Yesterday we talked about some of my favourite names inside the England&Wales Top 100, so now for a complete change of tune. Today we’re talking about a selection of less-than-usual names I’ve come across these past few days.
Soren – The name I intended to cover yesterday seems a fitting way to start today’s post. I covered the name Sora as a name of the week not too long ago, and I recently stumbled across the name Soren twice in one day. It seemed a sign at the time.
Now, in Nortern Europe this name is seen as Sören in Sweden and Germany, whilst he’s Søren in Norway and Denmark. The former is simply a cultural variation of the latter, whilst the latter himself in the Danish form of Severinus. If you thought we’d go a post without mentioning Harry Potter, you were wrong (ironically, Harry was the first name in yesterday’s post). The name Severinus, or Severus, means stern, serious or strict. It’s Italian and Spanish offshoot is Severo, whilst the Finnish prefer Severi and the Frenchies opt for Séverin. There’s several other relations which can be found here. One that did catch my eye is Sévèrine – the French feminine form which seems oddly appealing in a French accent.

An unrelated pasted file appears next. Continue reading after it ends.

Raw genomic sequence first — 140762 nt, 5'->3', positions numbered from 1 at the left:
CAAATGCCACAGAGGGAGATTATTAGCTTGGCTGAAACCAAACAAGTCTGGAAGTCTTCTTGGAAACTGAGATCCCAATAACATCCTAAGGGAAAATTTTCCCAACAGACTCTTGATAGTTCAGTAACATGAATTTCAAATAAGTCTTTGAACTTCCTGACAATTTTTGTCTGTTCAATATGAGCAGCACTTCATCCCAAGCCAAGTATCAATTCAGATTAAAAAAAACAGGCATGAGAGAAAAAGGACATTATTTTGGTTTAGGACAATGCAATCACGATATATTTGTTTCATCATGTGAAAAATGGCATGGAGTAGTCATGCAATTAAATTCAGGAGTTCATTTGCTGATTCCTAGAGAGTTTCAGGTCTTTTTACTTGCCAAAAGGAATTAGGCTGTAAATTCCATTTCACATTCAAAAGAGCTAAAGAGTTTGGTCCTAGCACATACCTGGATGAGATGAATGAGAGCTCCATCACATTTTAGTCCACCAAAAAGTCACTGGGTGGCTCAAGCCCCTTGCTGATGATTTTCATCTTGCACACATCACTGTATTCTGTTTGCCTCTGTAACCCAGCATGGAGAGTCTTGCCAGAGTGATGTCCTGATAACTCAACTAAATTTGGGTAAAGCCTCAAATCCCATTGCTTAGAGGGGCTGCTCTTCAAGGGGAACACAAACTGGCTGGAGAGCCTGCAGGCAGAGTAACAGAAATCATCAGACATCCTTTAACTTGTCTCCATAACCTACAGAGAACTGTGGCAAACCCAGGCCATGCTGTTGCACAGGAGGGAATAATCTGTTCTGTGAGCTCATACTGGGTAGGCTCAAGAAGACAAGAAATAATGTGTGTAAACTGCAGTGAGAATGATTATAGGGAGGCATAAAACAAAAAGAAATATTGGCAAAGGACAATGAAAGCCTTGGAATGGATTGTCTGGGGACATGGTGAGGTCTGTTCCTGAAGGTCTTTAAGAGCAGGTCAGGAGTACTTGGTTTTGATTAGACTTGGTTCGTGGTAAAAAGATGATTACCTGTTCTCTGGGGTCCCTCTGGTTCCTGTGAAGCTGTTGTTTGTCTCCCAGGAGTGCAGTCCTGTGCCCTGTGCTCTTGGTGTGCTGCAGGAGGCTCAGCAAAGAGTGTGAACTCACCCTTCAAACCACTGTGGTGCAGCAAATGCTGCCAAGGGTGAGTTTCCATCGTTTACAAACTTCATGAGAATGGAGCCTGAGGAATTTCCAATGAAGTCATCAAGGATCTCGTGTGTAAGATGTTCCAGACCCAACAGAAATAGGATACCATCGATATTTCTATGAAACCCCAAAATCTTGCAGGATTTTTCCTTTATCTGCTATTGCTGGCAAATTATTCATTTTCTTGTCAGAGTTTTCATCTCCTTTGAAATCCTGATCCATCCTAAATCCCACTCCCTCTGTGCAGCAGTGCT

That means, therefore, that Soren isn’t technically related to the name Sora, which means sky in Japanese.
Papaya – A recent addition to the crop of British celeb babies, born to Alicia Douvall late last year. It’s the name of the fruit of a Papaya tree, so in a way it’s like the 21st century version of Peaches. Which reminds me, the original Peaches [Geldof] recently announced that she plans to name her unborn son Astala. It rather reminded me of the name of musician Pete Doherty’s son: Astile.
Paprika – I used to watch this kids show called Blues Clues as a child, where many characters were household items. ‘Lo and behold, the salt and pepper shakers (Mr Salt and Mrs Pepper) had a daughter named Paprika, who was a Paprika shaker. The happy couple also had another ‘child’ named Cinnamon, who was a boy. If you think this is confusing, I used to think that Blue the dog was male, because blue is a boy’s colour, so the character must be a boy. There was a another dog named Magenta, who clearly must be a girl because pink is a girls colour. Turns out both were female dogs, and Periwinkle the cat was a boy and there’s also his friend Plum the parrot which I think must be male, too, but I remain unsure. Either way, this all added up to a very confused me.
Callisto – The name derives from Greek and means most beautiful. She was a fair maiden in Greek mythology, and was a favourite of Artemis. After attracting the attention of Zeus, he then transformed her into a bear to protect her from the wrath of Hera. She was later placed amongst the constellations in Ursa Major – which is also known as the Great Bear. Similar name Calliope also exists in Greek mythology, being the name of one of the muses. Her name means beautiful face. A lesser known name from Greek mythology is Callirhoe, which means beautiful stream. Two daughters of river Gods from Greek mythology wore this name.